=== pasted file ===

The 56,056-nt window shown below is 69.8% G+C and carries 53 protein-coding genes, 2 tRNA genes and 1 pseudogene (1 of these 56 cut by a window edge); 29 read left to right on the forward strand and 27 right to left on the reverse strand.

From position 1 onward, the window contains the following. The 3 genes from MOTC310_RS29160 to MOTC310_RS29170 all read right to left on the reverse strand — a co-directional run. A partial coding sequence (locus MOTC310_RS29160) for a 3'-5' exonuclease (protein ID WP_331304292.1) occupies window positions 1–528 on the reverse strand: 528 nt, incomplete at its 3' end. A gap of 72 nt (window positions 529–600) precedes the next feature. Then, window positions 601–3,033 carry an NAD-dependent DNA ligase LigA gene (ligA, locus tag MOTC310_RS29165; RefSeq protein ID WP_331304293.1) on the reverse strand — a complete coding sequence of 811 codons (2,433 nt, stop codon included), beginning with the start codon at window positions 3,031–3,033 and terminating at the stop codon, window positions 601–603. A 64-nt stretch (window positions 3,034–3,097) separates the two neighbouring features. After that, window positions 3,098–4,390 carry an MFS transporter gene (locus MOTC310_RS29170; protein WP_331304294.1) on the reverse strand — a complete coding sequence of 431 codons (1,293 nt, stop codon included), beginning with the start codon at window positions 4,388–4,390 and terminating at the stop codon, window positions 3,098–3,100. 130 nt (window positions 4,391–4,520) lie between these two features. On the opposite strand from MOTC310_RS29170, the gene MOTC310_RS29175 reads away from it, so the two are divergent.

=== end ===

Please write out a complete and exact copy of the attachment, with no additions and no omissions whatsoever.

The 56,056-nt window shown below is 69.8% G+C and carries 53 protein-coding genes, 2 tRNA genes and 1 pseudogene (1 of these 56 cut by a window edge); 29 read left to right on the forward strand and 27 right to left on the reverse strand.

From position 1 onward, the window contains the following. The 3 genes from MOTC310_RS29160 to MOTC310_RS29170 all read right to left on the reverse strand — a co-directional run. A partial coding sequence (locus MOTC310_RS29160) for a 3'-5' exonuclease (protein ID WP_331304292.1) occupies window positions 1–528 on the reverse strand: 528 nt, incomplete at its 3' end. A gap of 72 nt (window positions 529–600) precedes the next feature. Then, window positions 601–3,033 carry an NAD-dependent DNA ligase LigA gene (ligA, locus tag MOTC310_RS29165; RefSeq protein ID WP_331304293.1) on the reverse strand — a complete coding sequence of 811 codons (2,433 nt, stop codon included), beginning with the start codon at window positions 3,031–3,033 and terminating at the stop codon, window positions 601–603. A 64-nt stretch (window positions 3,034–3,097) separates the two neighbouring features. After that, window positions 3,098–4,390 carry an MFS transporter gene (locus MOTC310_RS29170; protein WP_331304294.1) on the reverse strand — a complete coding sequence of 431 codons (1,293 nt, stop codon included), beginning with the start codon at window positions 4,388–4,390 and terminating at the stop codon, window positions 3,098–3,100. 130 nt (window positions 4,391–4,520) lie between these two features. On the opposite strand from MOTC310_RS29170, the gene MOTC310_RS29175 reads away from it, so the two are divergent.